What role is HP looking to play in terms of helping to secure the distributed workforce?

There’s functionality that we’ve launched and been selling, called Protect and Trace, that is an additional offering that I think plays really well in the hybrid world. In the hybrid world, you’ve got people working from all kinds of devices — generally different types of devices all in one day and in different places. The amount of misplaced, stolen and lost devices has gone up a lot. We definitely see across the industry, folks leaving stuff at coffee shops, folks having stuff snatched out of their hands. Protect and Trace gives admins of an enterprise the ability to not only track and take certain actions on devices that might be out of the owner’s control now, but allows them to really execute on a large spectrum of, would you like to just find it? Do you want to lock it? Do you want to erase it? Do you want to follow what’s being done on it, to try to see what’s going on? So it’s another tool in that layer of Swiss cheese that is intended to maximize visibility and control to whatever level that administrator of the fleet really wants to do.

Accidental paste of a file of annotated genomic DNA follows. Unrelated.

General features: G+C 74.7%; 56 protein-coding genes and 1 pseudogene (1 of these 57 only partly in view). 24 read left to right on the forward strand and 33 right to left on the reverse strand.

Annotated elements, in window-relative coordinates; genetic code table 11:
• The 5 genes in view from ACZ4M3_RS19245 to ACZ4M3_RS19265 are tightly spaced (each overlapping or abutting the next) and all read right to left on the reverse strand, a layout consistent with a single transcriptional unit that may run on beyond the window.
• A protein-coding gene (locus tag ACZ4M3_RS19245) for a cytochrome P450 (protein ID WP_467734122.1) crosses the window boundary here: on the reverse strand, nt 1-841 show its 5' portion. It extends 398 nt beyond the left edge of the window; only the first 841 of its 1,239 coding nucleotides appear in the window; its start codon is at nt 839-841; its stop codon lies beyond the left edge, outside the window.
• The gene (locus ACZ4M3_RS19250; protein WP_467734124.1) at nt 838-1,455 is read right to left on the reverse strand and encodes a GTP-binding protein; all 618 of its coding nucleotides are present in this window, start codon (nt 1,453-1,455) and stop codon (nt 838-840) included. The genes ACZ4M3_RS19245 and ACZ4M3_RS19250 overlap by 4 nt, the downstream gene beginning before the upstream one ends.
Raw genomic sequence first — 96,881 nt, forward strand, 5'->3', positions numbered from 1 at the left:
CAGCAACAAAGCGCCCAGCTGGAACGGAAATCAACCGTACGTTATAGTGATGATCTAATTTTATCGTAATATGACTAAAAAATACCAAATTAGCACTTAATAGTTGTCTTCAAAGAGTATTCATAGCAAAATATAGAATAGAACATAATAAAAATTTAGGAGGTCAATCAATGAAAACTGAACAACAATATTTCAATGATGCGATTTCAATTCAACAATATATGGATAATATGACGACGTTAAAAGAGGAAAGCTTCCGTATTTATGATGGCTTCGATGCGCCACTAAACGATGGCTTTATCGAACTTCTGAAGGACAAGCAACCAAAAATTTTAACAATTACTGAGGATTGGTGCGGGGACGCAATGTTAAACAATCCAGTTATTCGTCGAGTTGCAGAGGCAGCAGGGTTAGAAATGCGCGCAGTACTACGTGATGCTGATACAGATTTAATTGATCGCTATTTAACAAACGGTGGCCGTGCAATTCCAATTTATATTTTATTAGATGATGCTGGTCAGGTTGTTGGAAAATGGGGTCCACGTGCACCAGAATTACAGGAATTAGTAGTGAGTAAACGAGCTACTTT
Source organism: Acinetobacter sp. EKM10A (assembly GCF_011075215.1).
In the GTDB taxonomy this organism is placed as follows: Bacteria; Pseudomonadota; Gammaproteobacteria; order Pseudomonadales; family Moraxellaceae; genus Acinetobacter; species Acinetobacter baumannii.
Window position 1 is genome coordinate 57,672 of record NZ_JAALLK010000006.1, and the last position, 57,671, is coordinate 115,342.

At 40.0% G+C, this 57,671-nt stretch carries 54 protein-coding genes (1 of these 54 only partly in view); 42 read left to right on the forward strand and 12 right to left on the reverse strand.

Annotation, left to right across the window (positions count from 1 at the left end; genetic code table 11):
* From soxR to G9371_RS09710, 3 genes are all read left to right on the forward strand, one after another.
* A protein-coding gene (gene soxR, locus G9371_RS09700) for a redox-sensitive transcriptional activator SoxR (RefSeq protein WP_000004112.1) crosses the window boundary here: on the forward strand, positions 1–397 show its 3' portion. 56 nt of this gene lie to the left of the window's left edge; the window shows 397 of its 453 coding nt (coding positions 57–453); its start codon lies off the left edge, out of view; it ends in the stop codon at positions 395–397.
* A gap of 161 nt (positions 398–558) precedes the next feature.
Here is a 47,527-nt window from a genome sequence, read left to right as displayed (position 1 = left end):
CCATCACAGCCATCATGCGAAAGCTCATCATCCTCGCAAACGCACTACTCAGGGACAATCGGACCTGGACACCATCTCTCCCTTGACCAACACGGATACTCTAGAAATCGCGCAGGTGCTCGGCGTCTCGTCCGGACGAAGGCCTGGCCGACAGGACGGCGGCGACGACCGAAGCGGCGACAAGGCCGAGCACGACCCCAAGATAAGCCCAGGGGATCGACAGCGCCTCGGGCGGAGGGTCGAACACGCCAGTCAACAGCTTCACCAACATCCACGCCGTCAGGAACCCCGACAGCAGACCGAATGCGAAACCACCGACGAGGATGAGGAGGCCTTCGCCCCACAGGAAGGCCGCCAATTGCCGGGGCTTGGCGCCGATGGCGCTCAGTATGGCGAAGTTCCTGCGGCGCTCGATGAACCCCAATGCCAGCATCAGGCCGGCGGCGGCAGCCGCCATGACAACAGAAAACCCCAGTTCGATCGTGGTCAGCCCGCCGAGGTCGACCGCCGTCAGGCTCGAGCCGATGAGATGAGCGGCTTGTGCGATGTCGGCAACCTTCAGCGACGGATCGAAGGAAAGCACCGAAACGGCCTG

Do you expect we’re going to see a greater number of cyberattacks in 2023 because of the economic environment? And what should partners be doing to make sure that they’re secure and following the best practices of a Fortune 100 company?

Over the years, we definitely have seen a very strong correlation — [that] when economic times are a bit rough, the e-crime-based attacks go up. So there’s a lot of different kinds of threats out there. There’s hactivism, there’s political threats, there’s attacks for money. The attacks for money definitely go up in a period like this. [It’s important for] your CISO to understand what’s really a threat to your company, versus just, what’s a threat overall to the world?

It’s super critical to understand, is one of my values as a company my financial relationship with customers? Probably so. Is one of my values as a company the amount of money we sit on? Maybe so. Maybe you’re a company that’s very under-leveraged because you’re getting ready for some M&A activity and you’re sitting on a lot of money. That really does indicate that in a time of economic depression like this, you want to be super aware of e-crime threats. You mentioned, what are you going to do about it?